Let me try this another way. Did god choose the goal he did for this world because it was good per se or is this world good because it accomplishes god's goals? If the former, on what basis is this possible world "good"? What makes a possible world good, bad, or indifferent? Christians normally only say something is good if it works according to god's plan. If this is the case, then any other world would be just as good as this one because it fulfilled god's plan. There would be no reason for god to pick a possible world that had pain and suffering in it because it would be just as good as a world that did not have pain and suffering in it.


Ditto.

2) I agree that different scenarios would entail different "trade-offs," but there is no reason that god would have chosen a scenario in which pain and suffering was involved. To him, goodness means accomplishing his goals. He could have chosen any goal.


Unless good to be achieve necessarily involves the possibility of suffering.

If this god is omnibenevolent, then it follows that he would not inflict unnecessary pain and suffering on creatures. The pain and suffering is necessarily "unnecessary" because god could have chosen a different end for his creation.

The good goal of free love and obedience requires the possibility of suffering.

And yes, I disagree with my beloved Calvinist brethren on these matters. See here.

http://dangerousidea.blogspot.com/2005/03/why-calvinists-cant-solve-problem-of.html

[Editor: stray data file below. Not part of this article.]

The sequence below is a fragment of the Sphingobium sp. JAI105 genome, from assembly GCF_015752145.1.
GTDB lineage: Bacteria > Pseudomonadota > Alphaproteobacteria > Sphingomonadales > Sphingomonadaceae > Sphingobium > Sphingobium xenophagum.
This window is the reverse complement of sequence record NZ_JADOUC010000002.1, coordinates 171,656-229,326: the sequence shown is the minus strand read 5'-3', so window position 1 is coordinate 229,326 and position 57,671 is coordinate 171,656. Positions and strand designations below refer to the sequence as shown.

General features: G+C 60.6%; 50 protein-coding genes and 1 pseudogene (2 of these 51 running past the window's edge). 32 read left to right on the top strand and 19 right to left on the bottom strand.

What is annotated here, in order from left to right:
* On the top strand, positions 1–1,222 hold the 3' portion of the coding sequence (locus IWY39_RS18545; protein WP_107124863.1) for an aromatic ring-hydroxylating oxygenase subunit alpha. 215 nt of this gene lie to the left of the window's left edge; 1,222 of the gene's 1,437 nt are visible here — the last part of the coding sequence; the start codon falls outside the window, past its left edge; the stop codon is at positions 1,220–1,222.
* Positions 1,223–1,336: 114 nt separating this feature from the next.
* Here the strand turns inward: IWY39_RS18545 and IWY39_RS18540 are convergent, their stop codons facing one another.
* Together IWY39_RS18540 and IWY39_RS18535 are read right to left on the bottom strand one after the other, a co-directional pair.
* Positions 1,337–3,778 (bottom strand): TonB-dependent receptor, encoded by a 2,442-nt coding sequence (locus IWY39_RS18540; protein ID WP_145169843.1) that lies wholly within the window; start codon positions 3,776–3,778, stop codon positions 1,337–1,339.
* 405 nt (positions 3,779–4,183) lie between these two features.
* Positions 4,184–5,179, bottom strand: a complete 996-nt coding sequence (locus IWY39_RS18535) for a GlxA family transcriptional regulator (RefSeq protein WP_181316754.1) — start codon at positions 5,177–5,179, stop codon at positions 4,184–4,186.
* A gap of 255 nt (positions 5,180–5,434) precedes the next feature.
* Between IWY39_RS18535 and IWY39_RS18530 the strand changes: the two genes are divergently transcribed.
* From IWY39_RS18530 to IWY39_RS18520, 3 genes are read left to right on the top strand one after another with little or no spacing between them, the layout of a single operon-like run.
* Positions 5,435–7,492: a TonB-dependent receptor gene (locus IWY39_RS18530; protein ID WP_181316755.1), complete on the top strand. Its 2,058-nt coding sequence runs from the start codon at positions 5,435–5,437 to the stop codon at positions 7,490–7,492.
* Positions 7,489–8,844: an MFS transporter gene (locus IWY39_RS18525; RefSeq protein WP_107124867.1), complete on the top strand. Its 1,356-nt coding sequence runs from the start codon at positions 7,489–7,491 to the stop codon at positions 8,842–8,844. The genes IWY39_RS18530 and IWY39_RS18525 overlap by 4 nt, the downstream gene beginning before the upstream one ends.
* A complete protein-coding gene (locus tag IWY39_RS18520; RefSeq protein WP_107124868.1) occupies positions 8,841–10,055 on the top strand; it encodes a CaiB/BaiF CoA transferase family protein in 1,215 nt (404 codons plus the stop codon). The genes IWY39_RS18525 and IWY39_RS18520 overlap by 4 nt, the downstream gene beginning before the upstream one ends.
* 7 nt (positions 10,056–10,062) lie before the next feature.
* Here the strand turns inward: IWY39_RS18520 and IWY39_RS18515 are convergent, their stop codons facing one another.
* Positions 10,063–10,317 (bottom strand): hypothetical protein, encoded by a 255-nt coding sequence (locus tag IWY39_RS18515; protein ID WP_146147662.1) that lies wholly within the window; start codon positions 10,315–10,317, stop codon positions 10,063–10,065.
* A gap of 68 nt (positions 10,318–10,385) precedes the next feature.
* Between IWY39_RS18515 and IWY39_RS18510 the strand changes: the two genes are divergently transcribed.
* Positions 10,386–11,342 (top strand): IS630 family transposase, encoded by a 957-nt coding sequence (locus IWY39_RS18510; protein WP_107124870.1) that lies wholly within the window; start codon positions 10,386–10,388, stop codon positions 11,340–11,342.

5 comments:

Anonymous said...

This may be slightly off-topic, but do you ever wonder: What does God get out of all this? Why did a supposedly all-perfect being need or want to create humans?

I'd be interested in your thoughts on this...the only (coherent) answer on this I have seen is basically that God did it for amusement. It seems to me this answer does not understand the question.

Steven Carr said...

'. On the assumption that free will is incompatible with determinism, God cannot unilaterally achieve the goal of a world in which everyone freely does what is right.'

It is Christian dogma that God can, wants to, and actually has created beings with free will that he knew in advance would always freely choose right.

And it is also Christian dogma that God will , in the future, bring about a world in which everyone will always freely choose good, and that he cannot be thwarted in this plan.

John W. Loftus said...

Why didn't God create us with wings on our backs to fly?

Victor Reppert said...

Steven Carr: It is Christian dogma that God can, wants to, and actually has created beings with free will that he knew in advance would always freely choose right.

VR: It may be a dogma in some Christian circles but it is denied by others. Ever heard of Open Theism? That is the view that an omniscient being does not necessarily know the outcome of future free choices. Omniscience is defined as knowing everything there is to know, and the outcome of a future free choice is not something there to be known. Hasker's God, Time and Knowledge is the locus classicus on this position.

But, besides this, it is often argued that God can know the outcome of future free choices without determining those choices. There are different views on this. There are the people that say God knows future free choices, but knows only actual future free choices. To argue that God could have arrange the world better with respect to free choices presumes that God knows the outcome of all would-be free choices. This is the doctrine of middle knowledge, defended by people like Fred Freddoso, William Lane Craig, and Alvin Plantinga. But even in that case, it is possible that no arrangement of would-be free choices results in a better world than the actual world, as Plantinga has argued.

Victor Reppert said...

Steven: And it is also Christian dogma that God will , in the future, bring about a world in which everyone will always freely choose good, and that he cannot be thwarted in this plan.

VR: God will do this, according to free will theology, for those who have freely submitted their wills to him.